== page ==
A new report on the OTC healthcare market from Euromonitor reveals that value sales of vitamins grew by 30 per cent to RMB1.07 billion (€0.1bn) last year triggered by the SARS (severe acute respiratory syndrome) epidemic last year.
Vitamin suppliers were unable to meet demand as consumers rushed to pharmacies and other retail outlets to buy vitamins, believing the products would boost their immunity level and protect them from the fatal disease. In Beijing, where the epidemic was most serious, sales were particularly strong.
Manufacturers also played on consumer fears to promote their vitamin products, some making claims as 'the strongest opponent of SARS'. Such claims prompted concern from some competitors but most will have benefited from the rapid inflation in health product sales.
During the SARS outbreak, more than 20 brands entered the vitamins sector in a period of four months, according to Euromonitor, given room to launch when top brands like Roche's Redoxon vitamin C, sold out.
The SARS outbreak also appears to have served as a wake-up call to many Chinese to prevention of disease and could have long-term benefits on the overall supplements industry.
"Sales will not be as intense as last year but it will have a halo effect, in terms of the new people it brought to the market," noted Adrienne Crossley, OTC account manager at Euromonitor.
Euromonitor predicts that value sales of vitamins will grow by 14.7 per cent on average each year to 2008, a much higher growth rate than traditional west European markets.
"Most west European markets are really not growing strongly at all, by 3.1 per cent on average," said Crossley, adding that this growth offers strong potential for west European companies.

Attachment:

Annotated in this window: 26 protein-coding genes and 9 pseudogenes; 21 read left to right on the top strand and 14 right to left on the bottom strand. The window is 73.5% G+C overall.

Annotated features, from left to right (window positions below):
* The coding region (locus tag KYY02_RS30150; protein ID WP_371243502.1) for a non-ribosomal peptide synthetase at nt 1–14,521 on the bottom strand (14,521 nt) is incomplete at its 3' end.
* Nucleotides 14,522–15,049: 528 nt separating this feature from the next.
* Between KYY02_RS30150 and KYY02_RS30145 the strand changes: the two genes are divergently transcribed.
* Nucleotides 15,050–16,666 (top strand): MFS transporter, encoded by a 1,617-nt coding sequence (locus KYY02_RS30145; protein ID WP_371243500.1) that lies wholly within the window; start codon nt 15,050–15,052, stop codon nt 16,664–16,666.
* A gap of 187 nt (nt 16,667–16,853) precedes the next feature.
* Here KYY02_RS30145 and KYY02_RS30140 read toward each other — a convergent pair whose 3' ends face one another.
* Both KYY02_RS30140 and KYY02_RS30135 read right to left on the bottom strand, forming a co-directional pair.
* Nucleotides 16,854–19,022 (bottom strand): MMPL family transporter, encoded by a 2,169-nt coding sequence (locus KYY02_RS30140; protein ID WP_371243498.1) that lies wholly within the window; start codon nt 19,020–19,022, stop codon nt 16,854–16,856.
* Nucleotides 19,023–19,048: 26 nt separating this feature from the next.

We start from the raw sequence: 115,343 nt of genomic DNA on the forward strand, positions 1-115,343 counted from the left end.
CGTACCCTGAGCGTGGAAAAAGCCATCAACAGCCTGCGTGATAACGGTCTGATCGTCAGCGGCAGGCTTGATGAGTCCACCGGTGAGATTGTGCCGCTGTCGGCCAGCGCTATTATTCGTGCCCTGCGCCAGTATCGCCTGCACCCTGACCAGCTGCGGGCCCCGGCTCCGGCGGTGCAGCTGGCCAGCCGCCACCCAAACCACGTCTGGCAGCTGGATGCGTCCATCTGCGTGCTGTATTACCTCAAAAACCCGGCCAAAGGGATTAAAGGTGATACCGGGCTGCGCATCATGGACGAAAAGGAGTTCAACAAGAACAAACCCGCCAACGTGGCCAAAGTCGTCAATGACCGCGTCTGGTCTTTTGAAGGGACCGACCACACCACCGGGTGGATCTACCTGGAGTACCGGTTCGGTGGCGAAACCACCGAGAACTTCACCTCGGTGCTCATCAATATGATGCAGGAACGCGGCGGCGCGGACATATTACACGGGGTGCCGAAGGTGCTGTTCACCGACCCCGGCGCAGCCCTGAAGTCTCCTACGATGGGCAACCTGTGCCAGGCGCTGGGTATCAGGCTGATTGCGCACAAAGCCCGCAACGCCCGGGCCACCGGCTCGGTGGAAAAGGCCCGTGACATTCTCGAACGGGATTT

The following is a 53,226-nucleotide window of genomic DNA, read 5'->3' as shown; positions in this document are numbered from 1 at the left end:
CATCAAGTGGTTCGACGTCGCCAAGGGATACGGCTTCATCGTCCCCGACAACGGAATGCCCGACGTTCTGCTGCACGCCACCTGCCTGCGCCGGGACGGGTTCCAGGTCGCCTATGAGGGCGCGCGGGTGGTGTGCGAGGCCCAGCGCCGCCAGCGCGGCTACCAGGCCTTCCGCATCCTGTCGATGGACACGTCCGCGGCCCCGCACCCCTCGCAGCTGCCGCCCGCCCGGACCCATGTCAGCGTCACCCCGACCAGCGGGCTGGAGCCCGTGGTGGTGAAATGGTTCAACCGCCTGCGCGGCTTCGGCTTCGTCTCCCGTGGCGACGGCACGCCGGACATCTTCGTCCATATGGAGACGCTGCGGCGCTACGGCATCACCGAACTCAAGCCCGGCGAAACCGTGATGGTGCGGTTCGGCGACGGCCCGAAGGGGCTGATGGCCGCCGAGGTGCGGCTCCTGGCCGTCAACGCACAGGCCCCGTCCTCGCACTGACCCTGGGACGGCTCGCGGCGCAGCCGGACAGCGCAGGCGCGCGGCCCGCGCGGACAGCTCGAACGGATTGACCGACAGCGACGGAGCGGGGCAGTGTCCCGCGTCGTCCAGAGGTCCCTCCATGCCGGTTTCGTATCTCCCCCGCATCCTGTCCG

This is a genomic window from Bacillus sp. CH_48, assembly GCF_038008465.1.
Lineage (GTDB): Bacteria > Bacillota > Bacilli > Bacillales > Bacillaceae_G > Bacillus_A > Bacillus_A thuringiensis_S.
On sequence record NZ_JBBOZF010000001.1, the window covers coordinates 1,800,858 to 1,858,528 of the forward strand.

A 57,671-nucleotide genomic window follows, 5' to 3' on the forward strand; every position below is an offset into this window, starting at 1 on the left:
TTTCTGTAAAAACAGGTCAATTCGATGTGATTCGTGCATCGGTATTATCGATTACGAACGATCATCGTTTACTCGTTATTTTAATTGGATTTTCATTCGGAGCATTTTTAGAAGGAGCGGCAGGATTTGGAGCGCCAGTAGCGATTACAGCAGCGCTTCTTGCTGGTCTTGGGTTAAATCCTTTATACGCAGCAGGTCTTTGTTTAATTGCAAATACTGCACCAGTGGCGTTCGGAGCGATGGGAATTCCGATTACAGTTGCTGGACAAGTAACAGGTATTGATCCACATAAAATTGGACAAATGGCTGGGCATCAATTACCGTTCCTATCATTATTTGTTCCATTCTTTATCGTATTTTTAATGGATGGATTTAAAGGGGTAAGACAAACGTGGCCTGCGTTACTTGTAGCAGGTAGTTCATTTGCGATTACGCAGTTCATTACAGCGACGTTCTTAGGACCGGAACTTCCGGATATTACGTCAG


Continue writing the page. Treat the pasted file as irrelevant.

"There has been a huge shift away from tonics, no longer trusted because of their poor quality and counterfeiting. New products may be perceived as more trustworthy, especially packaged products," she told NutraIngredients.com.
Vitamin E consumption will grow particularly rapidly in coming years - although still a niche product, it double in sales between 1999 and 2003.
In addition, vitamins are expected to be a significant growth engine not only for the the whole OTC healthcare market but also dietary supplement sales too.
Supplements are becoming very fashionable in China, influenced by advertising, higher income and higher demand from those who are dieting. The range of products remains limited however in comparison to western Europe, with fish oils, ginseng and protein powders among the only non-vitamin products available.
Improving quality and considerable advertising investment in tonics could also trigger a wave of price-cutting measures from some players who are eager to ride on the wave of the growing vitamins and dietary supplements sector to gain higher sales value and achieve a greater market share, predicts Euromonitor.